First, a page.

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The way I was taught, spiccato is a short note made by lifting your bow and lightly bouncing it (off-string), while staccato is a short note that is produced without lifting your bow, but instead by applying pressure and releasing it (on-string). However, both techniques are marked in music by dots, so how do you know which technique to use when playing pieces? I always have to look up the performance to see what other people do and then I just copy them. Are there general rules for when you should be using spicatto and when you should be using staccato? Any advice is greatly appreciated!

  • There is also martelé ("hammered"), which is starting with applying pressure, tensioning, and releasing it, and then applying the pressure again to stop. Go by speed and desired expression. – Joe W Oct 22 '18 at 7:52
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It's to do with context and speed. To bounce the bow the notes need to be fast enough for this, otherwise it becomes impractical. For example, if you were playing semiquavers in a slow speed, or quavers in a moderate speed, it probably wouldn't be fast enough for spiccato. If fast enough, it would generally be natural to play staccato notes off the string.

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You certainly do not need a fast speed in order to play with spiccato. If it is very fast the spiccato stroke transforms into sautille but there is no limit as to how slow spiccato can be.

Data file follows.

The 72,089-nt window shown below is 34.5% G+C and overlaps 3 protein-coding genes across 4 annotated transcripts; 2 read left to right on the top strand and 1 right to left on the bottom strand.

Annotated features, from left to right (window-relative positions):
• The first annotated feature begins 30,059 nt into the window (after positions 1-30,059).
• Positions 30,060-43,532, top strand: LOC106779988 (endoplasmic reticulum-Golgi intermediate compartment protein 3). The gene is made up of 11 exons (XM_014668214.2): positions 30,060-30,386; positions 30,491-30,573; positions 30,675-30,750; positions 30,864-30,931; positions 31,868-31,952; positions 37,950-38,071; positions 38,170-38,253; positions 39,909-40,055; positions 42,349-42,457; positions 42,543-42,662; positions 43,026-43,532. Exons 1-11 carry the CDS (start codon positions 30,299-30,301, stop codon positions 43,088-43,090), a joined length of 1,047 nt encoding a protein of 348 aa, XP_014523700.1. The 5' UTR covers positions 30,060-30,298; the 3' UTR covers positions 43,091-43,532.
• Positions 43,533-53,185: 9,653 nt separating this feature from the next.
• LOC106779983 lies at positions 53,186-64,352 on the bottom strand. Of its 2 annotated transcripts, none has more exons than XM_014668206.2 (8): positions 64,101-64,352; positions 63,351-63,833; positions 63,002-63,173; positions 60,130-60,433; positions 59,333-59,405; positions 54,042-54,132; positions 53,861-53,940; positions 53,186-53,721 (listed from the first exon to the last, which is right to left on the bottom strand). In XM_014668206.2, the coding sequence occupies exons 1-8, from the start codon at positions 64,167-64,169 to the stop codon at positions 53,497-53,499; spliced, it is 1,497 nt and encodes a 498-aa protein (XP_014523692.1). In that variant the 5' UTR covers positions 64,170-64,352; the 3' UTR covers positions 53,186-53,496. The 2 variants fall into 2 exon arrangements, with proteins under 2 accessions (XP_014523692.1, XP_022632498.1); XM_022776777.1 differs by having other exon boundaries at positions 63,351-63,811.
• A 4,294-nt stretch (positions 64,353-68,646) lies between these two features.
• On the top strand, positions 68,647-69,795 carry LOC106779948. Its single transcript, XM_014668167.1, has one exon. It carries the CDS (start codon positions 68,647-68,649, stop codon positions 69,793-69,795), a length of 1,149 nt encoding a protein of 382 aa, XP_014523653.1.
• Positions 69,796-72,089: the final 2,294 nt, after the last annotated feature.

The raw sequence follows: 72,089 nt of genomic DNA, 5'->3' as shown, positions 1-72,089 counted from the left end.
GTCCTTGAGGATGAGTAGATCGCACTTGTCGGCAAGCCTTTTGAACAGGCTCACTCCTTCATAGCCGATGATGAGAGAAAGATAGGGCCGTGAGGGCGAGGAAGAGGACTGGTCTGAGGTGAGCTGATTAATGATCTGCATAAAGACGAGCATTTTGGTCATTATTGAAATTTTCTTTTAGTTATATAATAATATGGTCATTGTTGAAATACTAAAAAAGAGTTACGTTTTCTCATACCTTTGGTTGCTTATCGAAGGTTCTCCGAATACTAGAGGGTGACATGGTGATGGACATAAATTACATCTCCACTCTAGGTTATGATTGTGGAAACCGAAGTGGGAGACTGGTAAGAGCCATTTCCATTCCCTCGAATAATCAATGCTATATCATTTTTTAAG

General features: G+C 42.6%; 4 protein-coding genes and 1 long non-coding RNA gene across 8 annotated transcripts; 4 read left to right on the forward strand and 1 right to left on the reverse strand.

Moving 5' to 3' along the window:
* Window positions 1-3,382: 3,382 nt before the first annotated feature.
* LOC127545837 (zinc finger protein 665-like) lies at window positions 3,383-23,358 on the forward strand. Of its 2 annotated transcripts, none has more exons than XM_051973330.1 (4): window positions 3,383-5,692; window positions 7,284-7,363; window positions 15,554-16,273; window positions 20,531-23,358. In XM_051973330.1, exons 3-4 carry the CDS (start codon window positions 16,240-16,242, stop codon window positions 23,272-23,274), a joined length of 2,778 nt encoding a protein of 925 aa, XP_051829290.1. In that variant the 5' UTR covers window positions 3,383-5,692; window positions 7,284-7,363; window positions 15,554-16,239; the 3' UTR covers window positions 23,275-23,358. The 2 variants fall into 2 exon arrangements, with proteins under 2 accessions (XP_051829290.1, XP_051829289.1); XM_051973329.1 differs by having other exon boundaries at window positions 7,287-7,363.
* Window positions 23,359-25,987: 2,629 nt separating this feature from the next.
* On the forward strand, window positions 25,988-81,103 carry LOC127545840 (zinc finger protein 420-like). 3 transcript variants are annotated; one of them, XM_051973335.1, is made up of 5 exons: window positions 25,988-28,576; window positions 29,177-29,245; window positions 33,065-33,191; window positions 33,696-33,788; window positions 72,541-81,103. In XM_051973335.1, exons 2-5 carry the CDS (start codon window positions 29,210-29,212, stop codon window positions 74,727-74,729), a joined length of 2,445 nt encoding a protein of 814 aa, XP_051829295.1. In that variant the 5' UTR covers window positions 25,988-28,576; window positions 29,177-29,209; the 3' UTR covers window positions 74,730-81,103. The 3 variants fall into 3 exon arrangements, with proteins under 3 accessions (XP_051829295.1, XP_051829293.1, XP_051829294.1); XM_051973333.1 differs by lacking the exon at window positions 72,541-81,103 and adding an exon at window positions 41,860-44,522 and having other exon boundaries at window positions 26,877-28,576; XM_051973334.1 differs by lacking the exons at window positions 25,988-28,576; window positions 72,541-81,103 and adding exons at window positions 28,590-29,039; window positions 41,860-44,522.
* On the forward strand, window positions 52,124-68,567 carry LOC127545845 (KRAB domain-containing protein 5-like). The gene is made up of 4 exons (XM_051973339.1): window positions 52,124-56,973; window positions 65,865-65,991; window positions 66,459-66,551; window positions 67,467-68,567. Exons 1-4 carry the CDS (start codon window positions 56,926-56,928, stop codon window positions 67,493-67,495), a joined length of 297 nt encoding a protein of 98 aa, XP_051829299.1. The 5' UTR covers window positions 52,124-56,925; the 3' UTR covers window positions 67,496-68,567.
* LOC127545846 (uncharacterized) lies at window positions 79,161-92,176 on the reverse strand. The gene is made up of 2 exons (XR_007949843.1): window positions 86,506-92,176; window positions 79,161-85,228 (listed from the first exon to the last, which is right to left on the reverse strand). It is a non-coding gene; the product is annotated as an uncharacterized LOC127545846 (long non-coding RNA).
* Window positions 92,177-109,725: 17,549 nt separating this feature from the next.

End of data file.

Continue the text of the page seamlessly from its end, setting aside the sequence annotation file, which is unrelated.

Regarding the original question on staccato versus spiccato: ..., so how do you know which technique to use when playing pieces?

There is no rule really, it can depend on the type and style of the music and on the tradition of how a certain style is played. But you can find different interpretations of the same piece of music. Thus sometimes you don't know in which case you can decide for yourself and choose what you think fits the music.

Note that spiccato is a violin technical term (including all instruments in the violin family) while staccato is a general musical term. So if a non-string player asks you to play staccato and you play spiccato he might say, yes that's exactly it.

  • By fast I meant that each individual note is quick since it quickly bounces on the string and quickly leaves the string making it very short duration. You can’t really extend it as much as with the on string staccato version – notorious Dec 2 '18 at 19:33
  • @notorious, Well if you are talking about the duration of the notes I think you better use another term but "fast notes", since the term "fast" will make one think of speed of tempo, you seem to mean short notes whether the tempo is slow or fast. – Lars Peter Schultz Dec 2 '18 at 20:29

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